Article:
Anne Steele at the WSJ reports that Spotify is the leading audio-streaming platform with 600 million users and a 30% market share. Even so, it seems to be struggling. After a couple of rounds of layoffs, some false starts from expansion into podcasting, concert promotion, and audio books, it earned its first quarterly profits since 2022 in the last quarter of 2023. Competition with tech giants Apple, Amazon, and Google have kept margins low - for every dollar it earns on music streaming, it pays $0.70 in royalties.

    But its tech giant competitors do not have to earn profits on streaming music. Their other services can be complementary to audio-streaming. For example, Apple would be happy if Apple Music operated at a loss so long as it helped to sell more high-margin iPhones. This is exactly what Netscape complained about in the late 1990s when Microsoft gave the Internet Explorer away for free. Netscape's revenue model was based on the sales of the browser. Microsoft's was based on sales of operating systems. So long as a free browser sold more computers with Windows already preinstalled, Microsoft was happy. How could Netscape compete with free? How can Spotify compete with subsidized competitors?

    Steele hints at this problem by suggesting that Spotify could be a takeover target for companies like Microsoft, Netflix, or Tencent. These companies all have services that could be complements for music streaming. They might be willing to subsidize Spotify if doing so sells more operating systems, movies, or video games.

    Tuesday, April 2, 2024

    Keeping you from Cutting your Finger Off

    The Consumer Product Safety Commission (CPSC) is considering mandating SawStop technology on future table saws. Ben Blatt at The Age does a good job of laying out the issues and providing some numbers. The technology to drop the blade out of harm's way within a few milliseconds is amazing (see video). My table saw is the scariest piece of equipment in this woodworker's shop.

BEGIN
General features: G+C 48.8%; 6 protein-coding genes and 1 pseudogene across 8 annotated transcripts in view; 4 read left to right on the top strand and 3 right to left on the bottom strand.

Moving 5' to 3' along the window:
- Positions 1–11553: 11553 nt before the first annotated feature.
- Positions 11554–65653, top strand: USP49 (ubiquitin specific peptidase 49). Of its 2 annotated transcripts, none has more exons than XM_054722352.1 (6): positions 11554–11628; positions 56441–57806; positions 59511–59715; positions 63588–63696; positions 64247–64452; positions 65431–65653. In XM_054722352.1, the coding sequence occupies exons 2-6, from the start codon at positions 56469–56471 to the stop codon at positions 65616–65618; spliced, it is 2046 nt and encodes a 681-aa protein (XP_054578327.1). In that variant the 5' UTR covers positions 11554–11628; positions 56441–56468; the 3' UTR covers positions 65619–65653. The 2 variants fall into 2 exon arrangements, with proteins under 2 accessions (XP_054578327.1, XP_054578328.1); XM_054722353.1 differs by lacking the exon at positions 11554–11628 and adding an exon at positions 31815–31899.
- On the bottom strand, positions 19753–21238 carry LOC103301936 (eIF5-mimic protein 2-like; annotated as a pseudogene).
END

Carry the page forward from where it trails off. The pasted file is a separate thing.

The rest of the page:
Let's see if this mandate might be worth it. The article in The Age reports that table saws cause 4,300 amputations every year, more than thousands of other products combined. Almost all of these will be fingers. Maximum workers compensation values for a lost finger range from 20 weeks of pay (a pinky) to 45 weeks (an index finger). The average carpenter's compensation is $63,149 per year or $1,214 per week. This means that if all amputations were prevented a maximum value of the savings would be $24,288-$54,648 per accident, or about $104-$234 million in aggregate. 

    The Age also reports that 675,000 table saws are purchased in the US and that the CPSC estimates that the technology would add $338 to $1,210 in costs per table saw. This implies total cost increases of $228-$817 million. So the costs of the mandate are two to three times the maximum benefit.

    But it is worse than this. A mandate eliminates choice. SawStop is already available on the market but only has a 2% market share. Those who value this technology can purchase it. Those who place a lower value on it can choose not to. The mandate implies that the government knows better than the 98% of practicing woodworkers and carpenters who have opted out. This little back-of-the-envelope calculation confirms my own decision not to purchase a SawStop. This may be a case for more information disclosure rather than a product mandate.